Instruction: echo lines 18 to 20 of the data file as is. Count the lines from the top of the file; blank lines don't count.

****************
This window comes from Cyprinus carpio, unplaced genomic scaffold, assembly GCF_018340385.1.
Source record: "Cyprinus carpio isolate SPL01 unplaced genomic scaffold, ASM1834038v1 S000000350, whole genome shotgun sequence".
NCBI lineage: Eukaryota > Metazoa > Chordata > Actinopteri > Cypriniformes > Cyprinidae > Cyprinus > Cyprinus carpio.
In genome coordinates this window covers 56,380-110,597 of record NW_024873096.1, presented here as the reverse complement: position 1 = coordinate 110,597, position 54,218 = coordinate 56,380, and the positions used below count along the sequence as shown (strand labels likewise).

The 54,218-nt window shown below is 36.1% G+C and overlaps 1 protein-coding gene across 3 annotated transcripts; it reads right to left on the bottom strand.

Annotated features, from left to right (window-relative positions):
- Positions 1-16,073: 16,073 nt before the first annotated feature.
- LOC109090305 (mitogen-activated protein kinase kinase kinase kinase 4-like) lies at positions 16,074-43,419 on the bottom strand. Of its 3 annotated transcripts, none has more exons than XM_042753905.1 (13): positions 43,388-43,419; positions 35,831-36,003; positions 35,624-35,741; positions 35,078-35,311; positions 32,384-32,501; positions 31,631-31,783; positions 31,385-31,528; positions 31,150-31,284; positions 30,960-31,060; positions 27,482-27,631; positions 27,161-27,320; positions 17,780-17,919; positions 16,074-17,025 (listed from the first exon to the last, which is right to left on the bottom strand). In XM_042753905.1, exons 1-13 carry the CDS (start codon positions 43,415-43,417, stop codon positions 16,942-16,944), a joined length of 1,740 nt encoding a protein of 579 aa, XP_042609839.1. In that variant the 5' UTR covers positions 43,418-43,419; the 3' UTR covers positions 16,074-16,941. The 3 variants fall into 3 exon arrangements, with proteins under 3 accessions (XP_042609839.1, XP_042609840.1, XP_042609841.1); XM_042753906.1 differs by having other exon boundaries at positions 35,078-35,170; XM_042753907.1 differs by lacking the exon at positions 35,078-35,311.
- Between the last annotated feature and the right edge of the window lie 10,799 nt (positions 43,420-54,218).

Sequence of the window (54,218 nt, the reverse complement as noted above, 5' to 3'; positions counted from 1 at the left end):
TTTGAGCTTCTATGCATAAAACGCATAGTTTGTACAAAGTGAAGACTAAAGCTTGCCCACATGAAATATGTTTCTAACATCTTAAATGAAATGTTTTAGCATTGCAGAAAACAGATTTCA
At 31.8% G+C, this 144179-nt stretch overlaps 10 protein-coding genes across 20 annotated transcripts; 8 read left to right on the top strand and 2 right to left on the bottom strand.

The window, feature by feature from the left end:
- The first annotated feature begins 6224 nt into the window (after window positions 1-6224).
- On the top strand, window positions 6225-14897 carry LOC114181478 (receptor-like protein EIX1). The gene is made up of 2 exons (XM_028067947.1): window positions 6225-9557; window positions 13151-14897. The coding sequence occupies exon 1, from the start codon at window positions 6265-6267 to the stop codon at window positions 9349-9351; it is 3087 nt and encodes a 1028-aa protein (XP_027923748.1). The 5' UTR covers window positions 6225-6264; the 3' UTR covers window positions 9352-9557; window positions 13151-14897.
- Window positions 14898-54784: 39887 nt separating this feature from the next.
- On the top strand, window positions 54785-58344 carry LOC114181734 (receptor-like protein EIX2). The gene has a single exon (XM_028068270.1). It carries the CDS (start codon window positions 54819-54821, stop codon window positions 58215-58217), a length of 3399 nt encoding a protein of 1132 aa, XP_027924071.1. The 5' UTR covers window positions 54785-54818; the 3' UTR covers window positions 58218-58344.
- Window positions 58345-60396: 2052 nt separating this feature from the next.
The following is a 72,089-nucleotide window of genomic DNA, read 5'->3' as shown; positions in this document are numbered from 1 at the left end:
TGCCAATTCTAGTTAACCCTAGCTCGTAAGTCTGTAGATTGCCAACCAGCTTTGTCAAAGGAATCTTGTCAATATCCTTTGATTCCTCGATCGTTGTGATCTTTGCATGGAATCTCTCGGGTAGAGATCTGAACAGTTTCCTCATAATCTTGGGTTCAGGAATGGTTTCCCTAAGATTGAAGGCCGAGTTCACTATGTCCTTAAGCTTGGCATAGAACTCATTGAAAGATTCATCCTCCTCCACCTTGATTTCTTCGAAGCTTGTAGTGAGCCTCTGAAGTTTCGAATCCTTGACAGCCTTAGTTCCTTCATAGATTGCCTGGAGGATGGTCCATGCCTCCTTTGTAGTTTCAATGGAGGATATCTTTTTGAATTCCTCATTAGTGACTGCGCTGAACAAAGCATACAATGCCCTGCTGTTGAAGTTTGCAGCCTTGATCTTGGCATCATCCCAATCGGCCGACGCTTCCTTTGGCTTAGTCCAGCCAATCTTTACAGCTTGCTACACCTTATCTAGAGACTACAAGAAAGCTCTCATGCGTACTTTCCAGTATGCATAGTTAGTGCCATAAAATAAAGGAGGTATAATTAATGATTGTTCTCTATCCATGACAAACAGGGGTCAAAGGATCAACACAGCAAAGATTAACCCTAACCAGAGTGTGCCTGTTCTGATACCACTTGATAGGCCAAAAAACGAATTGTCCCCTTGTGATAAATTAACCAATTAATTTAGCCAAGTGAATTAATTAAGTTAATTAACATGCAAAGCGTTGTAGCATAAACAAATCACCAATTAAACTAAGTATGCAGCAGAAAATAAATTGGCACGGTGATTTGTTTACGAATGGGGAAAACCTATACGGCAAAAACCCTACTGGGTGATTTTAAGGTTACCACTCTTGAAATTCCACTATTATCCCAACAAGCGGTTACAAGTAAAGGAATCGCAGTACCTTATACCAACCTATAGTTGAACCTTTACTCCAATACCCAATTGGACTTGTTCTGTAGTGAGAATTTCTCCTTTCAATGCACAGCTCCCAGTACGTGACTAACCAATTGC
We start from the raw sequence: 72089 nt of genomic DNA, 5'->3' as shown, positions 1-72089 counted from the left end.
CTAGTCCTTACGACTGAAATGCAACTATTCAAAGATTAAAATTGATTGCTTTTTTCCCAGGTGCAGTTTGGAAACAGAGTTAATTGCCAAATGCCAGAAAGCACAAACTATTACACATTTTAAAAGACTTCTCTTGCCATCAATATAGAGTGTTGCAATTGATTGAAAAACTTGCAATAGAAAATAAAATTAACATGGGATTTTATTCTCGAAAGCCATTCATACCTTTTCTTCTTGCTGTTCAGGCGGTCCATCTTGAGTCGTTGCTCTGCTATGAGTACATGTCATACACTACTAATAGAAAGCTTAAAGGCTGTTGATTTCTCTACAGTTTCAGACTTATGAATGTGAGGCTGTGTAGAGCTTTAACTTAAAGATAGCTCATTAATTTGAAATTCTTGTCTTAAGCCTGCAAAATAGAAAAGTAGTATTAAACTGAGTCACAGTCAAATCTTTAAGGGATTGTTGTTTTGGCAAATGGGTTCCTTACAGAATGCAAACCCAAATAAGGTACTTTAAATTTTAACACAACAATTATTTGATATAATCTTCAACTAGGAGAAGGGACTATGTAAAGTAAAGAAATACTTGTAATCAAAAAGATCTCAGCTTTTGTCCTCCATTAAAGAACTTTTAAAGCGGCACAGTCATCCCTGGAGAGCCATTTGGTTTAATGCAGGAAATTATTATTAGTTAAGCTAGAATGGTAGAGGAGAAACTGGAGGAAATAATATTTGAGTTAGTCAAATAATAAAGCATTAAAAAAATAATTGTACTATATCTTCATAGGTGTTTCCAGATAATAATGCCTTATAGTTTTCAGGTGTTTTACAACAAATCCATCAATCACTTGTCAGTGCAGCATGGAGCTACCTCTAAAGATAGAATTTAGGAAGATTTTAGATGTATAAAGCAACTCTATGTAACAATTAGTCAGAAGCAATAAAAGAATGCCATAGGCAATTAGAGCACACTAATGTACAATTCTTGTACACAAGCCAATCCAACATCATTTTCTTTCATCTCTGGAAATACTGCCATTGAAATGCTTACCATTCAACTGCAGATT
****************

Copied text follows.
- Window positions 58345-60396: 2052 nt separating this feature from the next.
The following is a 72,089-nucleotide window of genomic DNA, read 5'->3' as shown; positions in this document are numbered from 1 at the left end:
TGCCAATTCTAGTTAACCCTAGCTCGTAAGTCTGTAGATTGCCAACCAGCTTTGTCAAAGGAATCTTGTCAATATCCTTTGATTCCTCGATCGTTGTGATCTTTGCATGGAATCTCTCGGGTAGAGATCTGAACAGTTTCCTCATAATCTTGGGTTCAGGAATGGTTTCCCTAAGATTGAAGGCCGAGTTCACTATGTCCTTAAGCTTGGCATAGAACTCATTGAAAGATTCATCCTCCTCCACCTTGATTTCTTCGAAGCTTGTAGTGAGCCTCTGAAGTTTCGAATCCTTGACAGCCTTAGTTCCTTCATAGATTGCCTGGAGGATGGTCCATGCCTCCTTTGTAGTTTCAATGGAGGATATCTTTTTGAATTCCTCATTAGTGACTGCGCTGAACAAAGCATACAATGCCCTGCTGTTGAAGTTTGCAGCCTTGATCTTGGCATCATCCCAATCGGCCGACGCTTCCTTTGGCTTAGTCCAGCCAATCTTTACAGCTTGCTACACCTTATCTAGAGACTACAAGAAAGCTCTCATGCGTACTTTCCAGTATGCATAGTTAGTGCCATAAAATAAAGGAGGTATAATTAATGATTGTTCTCTATCCATGACAAACAGGGGTCAAAGGATCAACACAGCAAAGATTAACCCTAACCAGAGTGTGCCTGTTCTGATACCACTTGATAGGCCAAAAAACGAATTGTCCCCTTGTGATAAATTAACCAATTAATTTAGCCAAGTGAATTAATTAAGTTAATTAACATGCAAAGCGTTGTAGCATAAACAAATCACCAATTAAACTAAGTATGCAGCAGAAAATAAATTGGCACGGTGATTTGTTTACGAATGGGGAAAACCTATACGGCAAAAACCCTACTGGGTGATTTTAAGGTTACCACTCTTGAAATTCCACTATTATCCCAACAAGCGGTTACAAGTAAAGGAATCGCAGTACCTTATACCAACCTATAGTTGAACCTTTACTCCAATACCCAATTGGACTTGTTCTGTAGTGAGAATTTCTCCTTTCAATGCACAGCTCCCAGTACGTGACTAACCAATTGC